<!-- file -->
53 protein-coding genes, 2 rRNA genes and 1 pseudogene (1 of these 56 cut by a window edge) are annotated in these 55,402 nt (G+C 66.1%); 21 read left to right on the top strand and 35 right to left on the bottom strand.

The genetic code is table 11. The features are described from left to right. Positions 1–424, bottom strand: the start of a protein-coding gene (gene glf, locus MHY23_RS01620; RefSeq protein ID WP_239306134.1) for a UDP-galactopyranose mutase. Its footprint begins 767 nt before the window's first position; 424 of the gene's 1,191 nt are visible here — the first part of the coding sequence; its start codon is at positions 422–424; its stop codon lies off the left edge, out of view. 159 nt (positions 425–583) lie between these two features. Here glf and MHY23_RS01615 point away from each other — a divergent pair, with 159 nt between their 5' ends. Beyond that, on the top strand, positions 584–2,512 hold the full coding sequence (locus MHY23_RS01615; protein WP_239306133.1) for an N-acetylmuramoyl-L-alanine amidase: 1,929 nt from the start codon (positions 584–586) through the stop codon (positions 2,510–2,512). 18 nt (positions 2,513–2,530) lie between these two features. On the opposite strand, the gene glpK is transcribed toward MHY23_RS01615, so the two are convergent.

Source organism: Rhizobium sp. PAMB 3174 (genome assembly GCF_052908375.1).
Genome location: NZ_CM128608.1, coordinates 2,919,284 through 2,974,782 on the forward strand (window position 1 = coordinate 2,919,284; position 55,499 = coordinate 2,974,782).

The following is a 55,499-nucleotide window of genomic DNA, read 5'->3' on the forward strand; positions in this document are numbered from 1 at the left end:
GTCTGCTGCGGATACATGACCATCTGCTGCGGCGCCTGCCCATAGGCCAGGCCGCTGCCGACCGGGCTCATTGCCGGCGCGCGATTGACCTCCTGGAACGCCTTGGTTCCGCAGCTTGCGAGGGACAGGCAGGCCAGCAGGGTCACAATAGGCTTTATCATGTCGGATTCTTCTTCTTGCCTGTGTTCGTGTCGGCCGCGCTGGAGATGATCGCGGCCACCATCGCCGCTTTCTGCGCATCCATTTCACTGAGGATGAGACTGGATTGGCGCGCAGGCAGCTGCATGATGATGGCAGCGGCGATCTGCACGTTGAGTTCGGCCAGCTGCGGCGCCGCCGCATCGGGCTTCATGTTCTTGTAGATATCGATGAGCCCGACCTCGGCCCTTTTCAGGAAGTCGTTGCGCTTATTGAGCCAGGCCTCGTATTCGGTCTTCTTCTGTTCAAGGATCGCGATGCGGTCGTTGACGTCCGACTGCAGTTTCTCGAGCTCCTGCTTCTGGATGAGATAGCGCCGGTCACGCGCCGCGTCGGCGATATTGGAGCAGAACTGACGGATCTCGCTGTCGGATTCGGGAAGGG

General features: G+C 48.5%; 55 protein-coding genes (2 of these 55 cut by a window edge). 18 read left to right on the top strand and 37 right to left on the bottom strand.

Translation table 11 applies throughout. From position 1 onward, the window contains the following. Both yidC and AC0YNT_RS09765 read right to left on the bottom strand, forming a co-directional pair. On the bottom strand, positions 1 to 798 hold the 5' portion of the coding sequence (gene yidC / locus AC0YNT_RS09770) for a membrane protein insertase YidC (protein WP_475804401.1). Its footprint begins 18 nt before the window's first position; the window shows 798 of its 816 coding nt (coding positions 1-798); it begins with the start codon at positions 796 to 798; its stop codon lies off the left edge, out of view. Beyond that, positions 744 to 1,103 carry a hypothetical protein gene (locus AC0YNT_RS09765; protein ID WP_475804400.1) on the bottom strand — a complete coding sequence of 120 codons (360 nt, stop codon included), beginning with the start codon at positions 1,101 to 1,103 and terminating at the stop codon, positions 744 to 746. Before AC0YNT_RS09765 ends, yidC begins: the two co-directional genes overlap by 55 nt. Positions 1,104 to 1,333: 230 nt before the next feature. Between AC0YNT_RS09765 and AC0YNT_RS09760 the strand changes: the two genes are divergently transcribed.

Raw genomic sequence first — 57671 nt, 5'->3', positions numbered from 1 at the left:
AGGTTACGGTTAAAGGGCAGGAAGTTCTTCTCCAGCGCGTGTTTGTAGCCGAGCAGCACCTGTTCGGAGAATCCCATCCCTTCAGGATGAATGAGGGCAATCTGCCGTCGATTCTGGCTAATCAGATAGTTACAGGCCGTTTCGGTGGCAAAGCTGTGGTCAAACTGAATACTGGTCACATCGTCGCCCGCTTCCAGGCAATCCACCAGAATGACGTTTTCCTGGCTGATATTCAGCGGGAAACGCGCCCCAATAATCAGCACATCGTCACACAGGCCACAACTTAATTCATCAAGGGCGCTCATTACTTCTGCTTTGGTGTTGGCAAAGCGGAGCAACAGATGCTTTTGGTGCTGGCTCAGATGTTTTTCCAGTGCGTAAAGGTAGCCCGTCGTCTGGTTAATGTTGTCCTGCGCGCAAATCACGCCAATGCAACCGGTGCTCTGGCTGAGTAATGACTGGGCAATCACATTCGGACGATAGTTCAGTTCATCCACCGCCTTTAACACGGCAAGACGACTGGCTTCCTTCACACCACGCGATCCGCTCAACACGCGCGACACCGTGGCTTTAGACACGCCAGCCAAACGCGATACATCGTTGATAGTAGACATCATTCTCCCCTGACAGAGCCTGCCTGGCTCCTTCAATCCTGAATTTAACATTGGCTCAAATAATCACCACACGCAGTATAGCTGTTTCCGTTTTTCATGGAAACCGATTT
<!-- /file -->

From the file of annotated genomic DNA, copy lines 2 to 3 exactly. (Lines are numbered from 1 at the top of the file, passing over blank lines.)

The genetic code is table 11. The features are described from left to right. Positions 1–424, bottom strand: the start of a protein-coding gene (gene glf, locus MHY23_RS01620; RefSeq protein ID WP_239306134.1) for a UDP-galactopyranose mutase. Its footprint begins 767 nt before the window's first position; 424 of the gene's 1,191 nt are visible here — the first part of the coding sequence; its start codon is at positions 422–424; its stop codon lies off the left edge, out of view. 159 nt (positions 425–583) lie between these two features. Here glf and MHY23_RS01615 point away from each other — a divergent pair, with 159 nt between their 5' ends. Beyond that, on the top strand, positions 584–2,512 hold the full coding sequence (locus MHY23_RS01615; protein WP_239306133.1) for an N-acetylmuramoyl-L-alanine amidase: 1,929 nt from the start codon (positions 584–586) through the stop codon (positions 2,510–2,512). 18 nt (positions 2,513–2,530) lie between these two features. On the opposite strand, the gene glpK is transcribed toward MHY23_RS01615, so the two are convergent.

Source organism: Rhizobium sp. PAMB 3174 (genome assembly GCF_052908375.1).